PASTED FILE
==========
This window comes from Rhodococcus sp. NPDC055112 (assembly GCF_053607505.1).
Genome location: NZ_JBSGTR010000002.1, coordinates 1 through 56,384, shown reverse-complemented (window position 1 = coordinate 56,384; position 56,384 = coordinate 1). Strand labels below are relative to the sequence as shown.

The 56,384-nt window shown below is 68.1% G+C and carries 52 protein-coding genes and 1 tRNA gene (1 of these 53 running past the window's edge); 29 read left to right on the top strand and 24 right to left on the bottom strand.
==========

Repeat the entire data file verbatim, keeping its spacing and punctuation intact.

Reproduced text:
This window comes from Rhodococcus sp. NPDC055112 (assembly GCF_053607505.1).
Genome location: NZ_JBSGTR010000002.1, coordinates 1 through 56,384, shown reverse-complemented (window position 1 = coordinate 56,384; position 56,384 = coordinate 1). Strand labels below are relative to the sequence as shown.

The 56,384-nt window shown below is 68.1% G+C and carries 52 protein-coding genes and 1 tRNA gene (1 of these 53 running past the window's edge); 29 read left to right on the top strand and 24 right to left on the bottom strand.